HONG KONG (AP) — Hong Kong officials said Wednesday there's little chance a bookseller wanted in mainland China will be sent back after mainland authorities threatened him with tougher punishment if he didn't return.
Security officials also said they will further investigate the case of Lam Wing-kee, whose revelations last month about being secretly arrested and interrogated over his company's books rekindled fears that Beijing is tightening its grip on the semiautonomous city.
Lam, who went missing last year, said he was allowed to return to Hong Kong in June on the condition he bring back information about his bookshop's customers. But he went off script and held a news conference to talk about his ordeal of being held for months in the city of Ningbo, near Shanghai, and vowed never to return to the mainland.
Ningbo police warned Lam on Tuesday to return to the mainland, "otherwise they will be forced to take other legal measures," the official Xinhua News Agency reported. The police said Lam violated his bail terms by declaring his intention not to return to the mainland.
Hong Kong Secretary for Security Lai Tung-kwok said "there is no legal arrangement for the transfer of persons to the mainland authorities" because the city has no extradition agreement with the mainland. Lai and other officials spoke to reporters a day after meeting with their counterparts in Beijing about the case.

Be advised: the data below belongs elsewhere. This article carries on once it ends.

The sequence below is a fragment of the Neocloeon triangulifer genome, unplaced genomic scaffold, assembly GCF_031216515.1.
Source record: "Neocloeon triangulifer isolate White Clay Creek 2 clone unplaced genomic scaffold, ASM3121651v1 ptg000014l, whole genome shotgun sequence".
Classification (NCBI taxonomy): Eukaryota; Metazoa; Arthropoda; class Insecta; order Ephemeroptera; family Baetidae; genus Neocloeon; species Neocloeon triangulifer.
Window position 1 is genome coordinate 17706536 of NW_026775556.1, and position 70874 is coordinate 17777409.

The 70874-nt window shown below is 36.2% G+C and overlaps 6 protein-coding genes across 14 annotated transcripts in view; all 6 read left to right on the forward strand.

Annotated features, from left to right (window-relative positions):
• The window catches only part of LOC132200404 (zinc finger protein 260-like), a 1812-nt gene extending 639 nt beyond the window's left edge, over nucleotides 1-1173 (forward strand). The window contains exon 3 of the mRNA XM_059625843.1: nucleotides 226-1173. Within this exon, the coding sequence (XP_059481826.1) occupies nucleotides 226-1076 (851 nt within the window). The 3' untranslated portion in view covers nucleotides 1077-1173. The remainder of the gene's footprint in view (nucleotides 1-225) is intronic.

The Hong Kong delegation was given a summary of the case against Lam by police in Ningbo, where the investigation started after police found books published outside the mainland were being sold illegally, Xinhua said.
They were also shown a video of Lam eating meals, having a haircut and getting his blood pressure checked as evidence he was well treated during his detention. However, it also showed him sitting in a room with padded walls and no visible windows, watched over by surveillance cameras from several angles.
Lam was one of five men who worked for a publisher churning out racy books on China's Communist leaders. They operated their business legally in Hong Kong, which has wide autonomy and a separate legal system, but their books were banned in the mainland. He and the others disappeared last year, only to turn up months later in the mainland, detained or involved in investigations.